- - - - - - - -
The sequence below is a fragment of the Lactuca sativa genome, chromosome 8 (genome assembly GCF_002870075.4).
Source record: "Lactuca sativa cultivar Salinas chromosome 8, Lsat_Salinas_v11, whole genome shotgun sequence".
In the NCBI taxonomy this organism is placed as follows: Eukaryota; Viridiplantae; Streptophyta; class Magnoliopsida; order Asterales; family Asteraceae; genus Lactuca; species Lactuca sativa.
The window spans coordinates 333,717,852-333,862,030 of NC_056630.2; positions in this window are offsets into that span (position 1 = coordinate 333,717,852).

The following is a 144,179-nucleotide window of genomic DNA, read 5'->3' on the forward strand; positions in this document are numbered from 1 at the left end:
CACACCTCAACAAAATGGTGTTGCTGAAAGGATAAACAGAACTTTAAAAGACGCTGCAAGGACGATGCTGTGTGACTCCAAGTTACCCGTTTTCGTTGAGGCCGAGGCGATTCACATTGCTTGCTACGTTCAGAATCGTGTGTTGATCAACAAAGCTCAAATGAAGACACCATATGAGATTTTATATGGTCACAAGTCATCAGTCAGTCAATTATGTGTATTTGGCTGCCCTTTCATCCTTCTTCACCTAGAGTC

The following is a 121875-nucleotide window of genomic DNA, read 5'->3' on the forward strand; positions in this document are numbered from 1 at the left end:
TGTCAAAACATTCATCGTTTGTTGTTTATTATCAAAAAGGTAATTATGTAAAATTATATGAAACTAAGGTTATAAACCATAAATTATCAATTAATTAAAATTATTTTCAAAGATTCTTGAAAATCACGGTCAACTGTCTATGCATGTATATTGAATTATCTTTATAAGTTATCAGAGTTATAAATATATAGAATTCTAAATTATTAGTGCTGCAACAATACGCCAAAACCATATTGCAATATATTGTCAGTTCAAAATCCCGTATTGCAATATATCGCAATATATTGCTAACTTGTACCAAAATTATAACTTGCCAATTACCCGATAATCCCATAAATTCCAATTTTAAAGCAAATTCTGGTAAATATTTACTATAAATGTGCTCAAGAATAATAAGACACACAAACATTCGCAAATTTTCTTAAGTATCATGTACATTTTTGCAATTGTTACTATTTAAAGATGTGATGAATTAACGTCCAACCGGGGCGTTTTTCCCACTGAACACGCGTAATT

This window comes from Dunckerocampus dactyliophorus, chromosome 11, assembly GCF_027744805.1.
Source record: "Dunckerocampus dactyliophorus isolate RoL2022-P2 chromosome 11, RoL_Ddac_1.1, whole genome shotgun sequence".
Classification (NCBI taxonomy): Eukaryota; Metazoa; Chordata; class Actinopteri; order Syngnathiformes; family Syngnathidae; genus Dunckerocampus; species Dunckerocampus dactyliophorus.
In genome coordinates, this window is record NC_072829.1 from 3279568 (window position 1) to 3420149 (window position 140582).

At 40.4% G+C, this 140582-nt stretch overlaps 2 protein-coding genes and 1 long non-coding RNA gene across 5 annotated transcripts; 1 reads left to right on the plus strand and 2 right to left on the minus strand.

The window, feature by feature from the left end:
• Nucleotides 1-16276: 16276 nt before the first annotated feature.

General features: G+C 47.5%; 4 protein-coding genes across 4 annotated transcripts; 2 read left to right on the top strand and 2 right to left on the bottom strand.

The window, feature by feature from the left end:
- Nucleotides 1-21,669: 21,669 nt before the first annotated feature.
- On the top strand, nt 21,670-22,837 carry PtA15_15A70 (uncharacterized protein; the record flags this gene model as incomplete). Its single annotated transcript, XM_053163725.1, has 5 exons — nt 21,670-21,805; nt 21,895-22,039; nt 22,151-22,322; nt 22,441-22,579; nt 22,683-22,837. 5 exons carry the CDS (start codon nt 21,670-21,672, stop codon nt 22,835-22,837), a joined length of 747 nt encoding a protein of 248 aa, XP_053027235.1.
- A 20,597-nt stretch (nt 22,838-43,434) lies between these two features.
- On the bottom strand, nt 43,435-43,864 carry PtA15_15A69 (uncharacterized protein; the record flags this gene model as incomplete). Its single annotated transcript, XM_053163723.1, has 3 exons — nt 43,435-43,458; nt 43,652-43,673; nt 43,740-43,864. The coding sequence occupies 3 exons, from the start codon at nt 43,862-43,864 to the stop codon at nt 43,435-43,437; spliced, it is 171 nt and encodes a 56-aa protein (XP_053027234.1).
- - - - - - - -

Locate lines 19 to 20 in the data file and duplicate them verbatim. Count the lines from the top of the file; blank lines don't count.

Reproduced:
- On the top strand, nt 21,670-22,837 carry PtA15_15A70 (uncharacterized protein; the record flags this gene model as incomplete). Its single annotated transcript, XM_053163725.1, has 5 exons — nt 21,670-21,805; nt 21,895-22,039; nt 22,151-22,322; nt 22,441-22,579; nt 22,683-22,837. 5 exons carry the CDS (start codon nt 21,670-21,672, stop codon nt 22,835-22,837), a joined length of 747 nt encoding a protein of 248 aa, XP_053027235.1.
- A 20,597-nt stretch (nt 22,838-43,434) lies between these two features.